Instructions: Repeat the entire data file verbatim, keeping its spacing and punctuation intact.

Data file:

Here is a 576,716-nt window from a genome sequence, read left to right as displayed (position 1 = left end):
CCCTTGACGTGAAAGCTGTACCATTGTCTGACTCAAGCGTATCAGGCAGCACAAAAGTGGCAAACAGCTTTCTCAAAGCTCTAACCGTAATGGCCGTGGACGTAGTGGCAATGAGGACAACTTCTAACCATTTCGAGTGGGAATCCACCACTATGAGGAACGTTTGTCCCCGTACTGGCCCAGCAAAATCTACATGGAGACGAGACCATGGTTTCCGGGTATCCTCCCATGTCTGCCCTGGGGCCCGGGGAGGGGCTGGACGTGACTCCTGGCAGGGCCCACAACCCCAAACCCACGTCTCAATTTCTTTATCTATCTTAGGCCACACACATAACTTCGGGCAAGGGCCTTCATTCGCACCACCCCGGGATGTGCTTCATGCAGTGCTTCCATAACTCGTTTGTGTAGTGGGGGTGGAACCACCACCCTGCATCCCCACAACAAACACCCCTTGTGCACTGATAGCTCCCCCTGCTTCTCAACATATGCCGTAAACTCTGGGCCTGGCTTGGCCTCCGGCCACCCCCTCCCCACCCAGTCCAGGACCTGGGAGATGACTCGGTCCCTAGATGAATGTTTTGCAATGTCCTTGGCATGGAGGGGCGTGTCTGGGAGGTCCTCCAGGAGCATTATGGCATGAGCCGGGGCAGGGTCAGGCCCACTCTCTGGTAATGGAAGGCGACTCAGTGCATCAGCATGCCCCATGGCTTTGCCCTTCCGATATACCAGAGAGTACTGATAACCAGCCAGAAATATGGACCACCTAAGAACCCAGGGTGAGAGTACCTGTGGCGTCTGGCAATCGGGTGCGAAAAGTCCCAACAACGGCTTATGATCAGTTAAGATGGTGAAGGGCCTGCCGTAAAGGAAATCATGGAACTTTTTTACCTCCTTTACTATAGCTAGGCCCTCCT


Here is a 576,716-nt window from a genome sequence, read left to right as displayed (position 1 = left end):
CCCTTGACGTGAAAGCTGTACCATTGTCTGACTCAAGCGTATCAGGCAGCACAAAAGTGGCAAACAGCTTTCTCAAAGCTCTAACCGTAATGGCCGTGGACGTAGTGGCAATGAGGACAACTTCTAACCATTTCGAGTGGGAATCCACCACTATGAGGAACGTTTGTCCCCGTACTGGCCCAGCAAAATCTACATGGAGACGAGACCATGGTTTCCGGGTATCCTCCCATGTCTGCCCTGGGGCCCGGGGAGGGGCTGGACGTGACTCCTGGCAGGGCCCACAACCCCAAACCCACGTCTCAATTTCTTTATCTATCTTAGGCCACACACATAACTTCGGGCAAGGGCCTTCATTCGCACCACCCCGGGATGTGCTTCATGCAGTGCTTCCATAACTCGTTTGTGTAGTGGGGGTGGAACCACCACCCTGCATCCCCACAACAAACACCCCTTGTGCACTGATAGCTCCCCCTGCTTCTCAACATATGCCGTAAACTCTGGGCCTGGCTTGGCCTCCGGCCACCCCCTCCCCACCCAGTCCAGGACCTGGGAGATGACTCGGTCCCTAGATGAATGTTTTGCAATGTCCTTGGCATGGAGGGGCGTGTCTGGGAGGTCCTCCAGGAGCATTATGGCATGAGCCGGGGCAGGGTCAGGCCCACTCTCTGGTAATGGAAGGCGACTCAGTGCATCAGCATGCCCCATGGCTTTGCCCTTCCGATATACCAGAGAGTACTGATAACCAGCCAGAAATATGGACCACCTAAGAACCCAGGGTGAGAGTACCTGTGGCGTCTGGCAATCGGGTGCGAAAAGTCCCAACAACGGCTTATGATCAGTTAAGATGGTGAAGGGCCTGCCGTAAAGGAAATCATGGAACTTTTTTACCTCCTTTACTATAGCTAGGCCCTCCT